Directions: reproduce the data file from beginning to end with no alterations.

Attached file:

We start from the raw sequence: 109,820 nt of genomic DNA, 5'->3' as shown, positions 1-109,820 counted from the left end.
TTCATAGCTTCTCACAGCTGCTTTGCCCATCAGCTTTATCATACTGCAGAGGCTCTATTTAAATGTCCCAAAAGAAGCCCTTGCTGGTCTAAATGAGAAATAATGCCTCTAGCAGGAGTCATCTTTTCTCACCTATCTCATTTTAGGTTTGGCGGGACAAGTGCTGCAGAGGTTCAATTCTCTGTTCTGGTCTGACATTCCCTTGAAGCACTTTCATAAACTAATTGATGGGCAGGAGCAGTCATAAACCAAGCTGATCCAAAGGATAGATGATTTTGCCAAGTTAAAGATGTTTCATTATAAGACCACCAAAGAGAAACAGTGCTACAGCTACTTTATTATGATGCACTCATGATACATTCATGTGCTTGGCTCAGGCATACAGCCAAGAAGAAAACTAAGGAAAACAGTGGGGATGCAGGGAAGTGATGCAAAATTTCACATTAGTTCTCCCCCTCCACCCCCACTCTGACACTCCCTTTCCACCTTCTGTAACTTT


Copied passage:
We start from the raw sequence: 109,820 nt of genomic DNA, 5'->3' as shown, positions 1-109,820 counted from the left end.
TTCATAGCTTCTCACAGCTGCTTTGCCCATCAGCTTTATCATACTGCAGAGGCTCTATTTAAATGTCCCAAAAGAAGCCCTTGCTGGTCTAAATGAGAAATAATGCCTCTAGCAGGAGTCATCTTTTCTCACCTATCTCATTTTAGGTTTGGCGGGACAAGTGCTGCAGAGGTTCAATTCTCTGTTCTGGTCTGACATTCCCTTGAAGCACTTTCATAAACTAATTGATGGGCAGGAGCAGTCATAAACCAAGCTGATCCAAAGGATAGATGATTTTGCCAAGTTAAAGATGTTTCATTATAAGACCACCAAAGAGAAACAGTGCTACAGCTACTTTATTATGATGCACTCATGATACATTCATGTGCTTGGCTCAGGCATACAGCCAAGAAGAAAACTAAGGAAAACAGTGGGGATGCAGGGAAGTGATGCAAAATTTCACATTAGTTCTCCCCCTCCACCCCCACTCTGACACTCCCTTTCCACCTTCTGTAACTTT